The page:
Other media:
I don’t know about your films. Could you tell me something of these? Have they been solely with Yasuyuki Yamaguchi or have you worked with various others? How do you feel they relate to your music? Holger Czukay said to me that his video work was like “a hobby”. Is it like this, or a separate art avenue?
I couldn’t speak about the films with any sense of accomplishment. I’ve had opportunities presented to me to work with film but with fairly hefty parameters set in place. I’ve tried to explore ideas within these parameters but I can’t say I feel I’ve made a statement in film that comes close to that made in other areas of my work. While I was signed with Virgin Records I attempted to get a number of film projects off the ground with no success. Nevertheless, it’s an area that retains a fascination for me and that I’ll return to at some point when time and opportunity allow.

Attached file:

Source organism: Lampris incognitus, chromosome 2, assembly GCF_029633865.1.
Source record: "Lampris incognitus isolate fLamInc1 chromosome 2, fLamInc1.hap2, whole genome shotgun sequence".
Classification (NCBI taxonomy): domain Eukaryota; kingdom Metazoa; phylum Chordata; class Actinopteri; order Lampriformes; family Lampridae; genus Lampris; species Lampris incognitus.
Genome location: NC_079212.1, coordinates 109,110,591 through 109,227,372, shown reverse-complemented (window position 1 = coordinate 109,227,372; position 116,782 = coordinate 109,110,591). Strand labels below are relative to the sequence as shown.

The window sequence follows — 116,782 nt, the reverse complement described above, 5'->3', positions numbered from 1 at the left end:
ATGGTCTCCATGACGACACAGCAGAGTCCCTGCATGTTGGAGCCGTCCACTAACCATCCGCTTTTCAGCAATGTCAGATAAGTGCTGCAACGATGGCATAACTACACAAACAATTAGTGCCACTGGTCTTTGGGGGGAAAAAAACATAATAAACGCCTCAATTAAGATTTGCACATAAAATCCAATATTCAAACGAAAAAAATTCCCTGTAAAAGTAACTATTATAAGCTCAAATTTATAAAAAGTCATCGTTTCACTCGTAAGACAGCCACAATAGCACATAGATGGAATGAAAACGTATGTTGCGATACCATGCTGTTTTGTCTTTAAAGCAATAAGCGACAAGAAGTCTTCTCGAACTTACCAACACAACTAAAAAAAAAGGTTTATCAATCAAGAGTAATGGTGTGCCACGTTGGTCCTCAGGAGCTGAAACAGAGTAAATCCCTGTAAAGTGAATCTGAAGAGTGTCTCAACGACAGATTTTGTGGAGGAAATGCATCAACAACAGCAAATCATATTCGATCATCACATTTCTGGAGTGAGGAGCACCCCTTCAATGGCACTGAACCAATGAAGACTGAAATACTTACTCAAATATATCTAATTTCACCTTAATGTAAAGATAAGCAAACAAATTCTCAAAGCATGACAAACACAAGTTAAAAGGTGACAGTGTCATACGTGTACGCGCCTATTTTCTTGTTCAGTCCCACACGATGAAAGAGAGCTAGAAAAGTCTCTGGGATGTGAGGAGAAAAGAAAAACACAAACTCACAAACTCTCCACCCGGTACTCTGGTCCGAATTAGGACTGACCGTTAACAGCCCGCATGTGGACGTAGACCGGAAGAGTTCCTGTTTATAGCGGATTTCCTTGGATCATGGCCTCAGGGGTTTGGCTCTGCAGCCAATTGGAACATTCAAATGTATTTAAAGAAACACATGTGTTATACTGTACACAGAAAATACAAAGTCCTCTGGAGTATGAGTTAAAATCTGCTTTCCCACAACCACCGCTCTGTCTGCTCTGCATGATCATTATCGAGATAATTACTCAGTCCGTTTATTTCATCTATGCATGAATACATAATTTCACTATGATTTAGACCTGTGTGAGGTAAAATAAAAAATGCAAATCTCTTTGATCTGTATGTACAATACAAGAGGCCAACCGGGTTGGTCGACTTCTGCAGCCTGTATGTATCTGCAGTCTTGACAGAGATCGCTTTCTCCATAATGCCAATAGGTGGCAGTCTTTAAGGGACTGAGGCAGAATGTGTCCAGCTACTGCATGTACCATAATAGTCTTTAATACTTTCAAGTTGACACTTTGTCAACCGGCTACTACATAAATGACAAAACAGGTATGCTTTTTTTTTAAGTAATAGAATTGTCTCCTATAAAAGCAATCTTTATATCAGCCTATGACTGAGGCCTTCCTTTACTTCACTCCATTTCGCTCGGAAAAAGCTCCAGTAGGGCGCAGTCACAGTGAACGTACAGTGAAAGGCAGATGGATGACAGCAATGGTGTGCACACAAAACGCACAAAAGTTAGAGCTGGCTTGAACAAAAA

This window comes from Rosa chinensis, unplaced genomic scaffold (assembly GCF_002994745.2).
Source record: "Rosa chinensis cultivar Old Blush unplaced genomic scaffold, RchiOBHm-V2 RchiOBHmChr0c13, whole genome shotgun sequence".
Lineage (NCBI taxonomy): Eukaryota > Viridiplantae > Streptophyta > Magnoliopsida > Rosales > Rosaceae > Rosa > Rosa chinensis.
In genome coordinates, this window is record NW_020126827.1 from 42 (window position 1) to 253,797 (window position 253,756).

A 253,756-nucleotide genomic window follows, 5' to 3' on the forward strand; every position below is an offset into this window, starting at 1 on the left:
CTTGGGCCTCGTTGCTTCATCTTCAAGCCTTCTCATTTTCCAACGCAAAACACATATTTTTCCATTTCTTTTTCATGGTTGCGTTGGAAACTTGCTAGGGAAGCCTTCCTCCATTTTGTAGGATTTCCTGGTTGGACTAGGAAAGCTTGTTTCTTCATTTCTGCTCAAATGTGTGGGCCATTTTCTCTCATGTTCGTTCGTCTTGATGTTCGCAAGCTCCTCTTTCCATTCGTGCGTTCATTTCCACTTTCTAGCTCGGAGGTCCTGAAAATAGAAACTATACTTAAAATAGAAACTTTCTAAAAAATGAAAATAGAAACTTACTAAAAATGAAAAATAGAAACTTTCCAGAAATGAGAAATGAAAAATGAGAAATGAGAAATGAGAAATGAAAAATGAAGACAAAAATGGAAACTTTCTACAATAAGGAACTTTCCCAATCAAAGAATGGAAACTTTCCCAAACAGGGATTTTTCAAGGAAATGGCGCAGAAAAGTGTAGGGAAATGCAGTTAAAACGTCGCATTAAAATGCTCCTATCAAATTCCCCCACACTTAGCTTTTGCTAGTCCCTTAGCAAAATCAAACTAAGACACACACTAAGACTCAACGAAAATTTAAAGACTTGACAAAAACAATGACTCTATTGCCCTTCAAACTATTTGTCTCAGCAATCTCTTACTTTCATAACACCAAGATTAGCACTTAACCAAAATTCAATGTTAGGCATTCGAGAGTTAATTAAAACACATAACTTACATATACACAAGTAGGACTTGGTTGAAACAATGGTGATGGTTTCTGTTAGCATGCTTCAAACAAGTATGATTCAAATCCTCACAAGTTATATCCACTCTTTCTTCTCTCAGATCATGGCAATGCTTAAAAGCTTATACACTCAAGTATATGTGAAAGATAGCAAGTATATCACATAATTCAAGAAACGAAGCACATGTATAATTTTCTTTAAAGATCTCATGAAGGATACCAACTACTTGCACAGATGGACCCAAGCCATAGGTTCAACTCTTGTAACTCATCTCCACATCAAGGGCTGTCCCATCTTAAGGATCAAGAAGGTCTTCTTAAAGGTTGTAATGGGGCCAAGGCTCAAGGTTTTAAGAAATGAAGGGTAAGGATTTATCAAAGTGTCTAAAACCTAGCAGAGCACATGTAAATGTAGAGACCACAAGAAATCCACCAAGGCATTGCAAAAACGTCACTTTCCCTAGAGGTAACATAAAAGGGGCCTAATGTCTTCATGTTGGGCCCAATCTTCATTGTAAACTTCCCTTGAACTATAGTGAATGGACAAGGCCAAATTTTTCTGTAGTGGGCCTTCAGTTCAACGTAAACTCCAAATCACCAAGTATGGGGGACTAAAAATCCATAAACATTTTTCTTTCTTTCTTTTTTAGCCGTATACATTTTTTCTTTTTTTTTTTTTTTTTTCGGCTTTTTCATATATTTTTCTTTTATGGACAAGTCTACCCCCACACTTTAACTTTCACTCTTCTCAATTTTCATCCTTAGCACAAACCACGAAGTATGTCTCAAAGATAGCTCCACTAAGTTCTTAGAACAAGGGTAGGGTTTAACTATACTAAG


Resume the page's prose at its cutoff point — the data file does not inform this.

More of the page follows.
There are a few albums of yours which include illustrative or graphic work by you, for instance Flux and Mutability. I wondered if you have continued this as part of your creative work? Or whether you stopped doing this a long time ago?
I go in and out of working in these areas depending on need. I occasionally draw and paint but view these activities as entirely personal. I have a keen eye and an uneducated but acutely developed sense of design which I bring with me to all of the work I’m involved in e.g. the design aspect of the samadhisound label, photographic work etc. I’ve been art directing my cover art since the release of ‘polaroids’ (80-81) or thereabouts.

ds red guitar London 84 © Anton Corbijn